From the beginning of the pandemic, leaders of domestic violence programs in New Jersey have feared that calls to help centers would decrease during stay-at-home orders even as violent incidents actually increased in frequency and severity.

With State Police Superintendent Patrick Callahan recently reporting that domestic violence calls were down 16% since shutdowns began, the first part of that hypothesis has seemingly held up.

Now, agencies across the Garden State are trying to reach victims and let them know that they can, and should, still seek help even while quarantined with an abuser. Those agencies agree that they have never before experienced the type of intensity present in the calls of the last few months.

According to Julye Myner, executive director of the Center for Hope and Safety in Rochelle Park, the pandemic itself is providing yet another intimidation tactic for domestic abuse perpetrators.

"Oftentimes, the abusers are utilizing the stay-at-home order or the fear of COVID-19 as a way to control their victims," Myner said, further explaining that abusers can say to victims that if they leave the home, they may contract the virus, and then when they return they could infect the rest of the family.

Domestic partners are not the only ones at risk. The state Department of Children and Families said last month that child abuse and neglect calls were down 32%. Children may not always be the recipients of abuse but they can often be witnesses.

And if a courageous call for help is made, there is an added level of anxiety, fear, and discomfort, with abusers perhaps no more than a thin wall away.

"We have had one victim who we found out was actually abused, after the abuser found out that she had called," Myner said.

Centers like Myner's say they are also fielding the odd call from actual abusers, who may find a strange number in a victim's phone and want to trace it. But even these people, she said, are not past the point of saving either.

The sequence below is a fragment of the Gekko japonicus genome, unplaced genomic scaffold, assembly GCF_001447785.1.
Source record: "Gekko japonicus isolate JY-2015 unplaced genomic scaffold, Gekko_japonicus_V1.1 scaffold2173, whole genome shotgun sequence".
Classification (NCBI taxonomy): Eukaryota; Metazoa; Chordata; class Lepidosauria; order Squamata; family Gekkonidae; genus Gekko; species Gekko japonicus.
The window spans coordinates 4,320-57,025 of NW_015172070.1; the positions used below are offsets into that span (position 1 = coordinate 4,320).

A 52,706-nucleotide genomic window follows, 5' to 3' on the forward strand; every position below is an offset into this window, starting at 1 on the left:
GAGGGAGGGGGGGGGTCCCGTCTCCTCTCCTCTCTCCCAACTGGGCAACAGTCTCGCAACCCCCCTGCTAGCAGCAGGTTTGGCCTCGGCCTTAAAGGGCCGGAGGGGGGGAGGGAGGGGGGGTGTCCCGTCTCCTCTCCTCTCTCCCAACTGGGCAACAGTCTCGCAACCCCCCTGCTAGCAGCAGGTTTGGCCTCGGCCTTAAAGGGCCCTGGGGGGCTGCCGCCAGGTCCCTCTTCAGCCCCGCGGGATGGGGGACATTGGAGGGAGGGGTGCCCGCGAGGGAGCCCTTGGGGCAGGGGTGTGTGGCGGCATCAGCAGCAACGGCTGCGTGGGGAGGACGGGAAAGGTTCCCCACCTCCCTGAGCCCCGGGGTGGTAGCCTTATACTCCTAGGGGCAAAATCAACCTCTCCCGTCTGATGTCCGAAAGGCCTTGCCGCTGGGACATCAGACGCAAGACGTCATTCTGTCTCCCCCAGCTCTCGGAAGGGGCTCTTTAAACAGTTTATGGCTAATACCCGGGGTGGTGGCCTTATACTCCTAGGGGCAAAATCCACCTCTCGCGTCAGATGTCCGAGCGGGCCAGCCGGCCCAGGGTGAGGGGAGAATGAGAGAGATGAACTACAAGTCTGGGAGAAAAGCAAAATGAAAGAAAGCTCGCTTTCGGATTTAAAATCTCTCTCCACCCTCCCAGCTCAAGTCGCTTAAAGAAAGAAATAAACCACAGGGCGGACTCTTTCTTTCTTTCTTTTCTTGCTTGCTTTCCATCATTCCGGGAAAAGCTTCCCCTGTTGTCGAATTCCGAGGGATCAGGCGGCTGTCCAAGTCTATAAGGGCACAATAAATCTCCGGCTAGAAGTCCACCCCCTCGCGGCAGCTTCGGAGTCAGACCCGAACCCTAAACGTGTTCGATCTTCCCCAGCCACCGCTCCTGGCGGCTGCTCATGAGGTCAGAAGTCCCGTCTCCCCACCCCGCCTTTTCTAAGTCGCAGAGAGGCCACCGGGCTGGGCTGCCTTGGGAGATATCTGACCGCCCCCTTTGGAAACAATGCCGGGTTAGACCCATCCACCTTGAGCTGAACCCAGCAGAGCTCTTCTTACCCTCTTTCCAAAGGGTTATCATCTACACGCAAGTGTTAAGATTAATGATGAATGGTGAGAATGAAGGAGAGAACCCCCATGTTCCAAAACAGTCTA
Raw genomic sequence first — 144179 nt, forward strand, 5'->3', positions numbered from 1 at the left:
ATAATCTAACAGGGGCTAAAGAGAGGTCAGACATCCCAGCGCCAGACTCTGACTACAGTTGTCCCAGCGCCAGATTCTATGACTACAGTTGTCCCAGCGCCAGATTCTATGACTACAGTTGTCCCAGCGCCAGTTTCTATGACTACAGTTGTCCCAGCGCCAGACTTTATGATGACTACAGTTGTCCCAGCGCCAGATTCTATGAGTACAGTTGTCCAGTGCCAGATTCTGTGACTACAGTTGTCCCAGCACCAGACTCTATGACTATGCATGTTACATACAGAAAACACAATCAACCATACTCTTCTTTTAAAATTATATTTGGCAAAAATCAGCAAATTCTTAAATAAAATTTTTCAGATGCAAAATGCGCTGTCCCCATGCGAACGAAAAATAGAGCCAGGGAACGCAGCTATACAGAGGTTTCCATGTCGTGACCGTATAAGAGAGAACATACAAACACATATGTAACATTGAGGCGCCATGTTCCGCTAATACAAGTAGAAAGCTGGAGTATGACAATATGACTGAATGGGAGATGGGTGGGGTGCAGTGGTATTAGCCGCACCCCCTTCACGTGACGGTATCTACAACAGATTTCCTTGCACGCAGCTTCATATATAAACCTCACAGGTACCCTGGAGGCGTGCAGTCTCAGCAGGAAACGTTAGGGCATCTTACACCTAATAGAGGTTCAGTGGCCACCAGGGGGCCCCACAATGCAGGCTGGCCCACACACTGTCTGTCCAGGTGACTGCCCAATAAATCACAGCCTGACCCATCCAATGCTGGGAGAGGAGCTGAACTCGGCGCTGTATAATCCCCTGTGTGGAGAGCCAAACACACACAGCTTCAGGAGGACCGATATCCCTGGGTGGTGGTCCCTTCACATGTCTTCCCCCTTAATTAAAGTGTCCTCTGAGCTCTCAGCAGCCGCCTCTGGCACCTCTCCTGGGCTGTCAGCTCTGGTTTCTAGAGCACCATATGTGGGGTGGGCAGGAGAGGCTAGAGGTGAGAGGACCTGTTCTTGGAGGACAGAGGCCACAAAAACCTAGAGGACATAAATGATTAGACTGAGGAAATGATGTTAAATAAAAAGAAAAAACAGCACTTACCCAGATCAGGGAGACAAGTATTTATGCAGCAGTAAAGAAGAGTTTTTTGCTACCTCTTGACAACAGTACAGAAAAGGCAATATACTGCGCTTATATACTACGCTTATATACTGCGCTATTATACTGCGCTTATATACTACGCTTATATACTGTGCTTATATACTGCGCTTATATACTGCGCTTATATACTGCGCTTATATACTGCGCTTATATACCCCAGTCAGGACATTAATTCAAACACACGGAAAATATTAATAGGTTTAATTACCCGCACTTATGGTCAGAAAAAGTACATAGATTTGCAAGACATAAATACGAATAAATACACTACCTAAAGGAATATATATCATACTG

"There is help available to them as well, because we also want to make sure that they get the support that they need so that they don't engage in abusive behavior," Myner said.

In Bergen County, the area primarily served by the Center for Hope and Safety, Myner said 90% of homicides are due to domestic violence, and she is watching those numbers with a good deal of worry as coronavirus restrictions continue. The increased intensity of cases may be driven not only by abusers and victims staying in close quarters for extended periods, but also by changes in work and income status brought on by the pandemic.

"People are losing employment, are losing wages, or have very uncertain employment prospects at this time, which increases anxiety. So anxiety and depression are risk factors to abuse," Myner said.

The Center for Hope and Safety, similar to other centers around the state, operates a safe house with separate bedrooms and cots to ensure social distancing and mitigate COVID-19 contagion. Their hotline is 201-944-9600.

And for Garden State victims who are still not comfortable going into an unfamiliar environment amid virus concerns, trained counselors are available in abundance to help them develop safety and escape plans.

The 24/7 New Jersey Domestic Violence Hotline is 1-800-572-SAFE (7233).

Patrick Lavery is New Jersey 101.5's afternoon news anchor. Follow him on Twitter @plavery1015 or email patrick.lavery@townsquaremedia.com.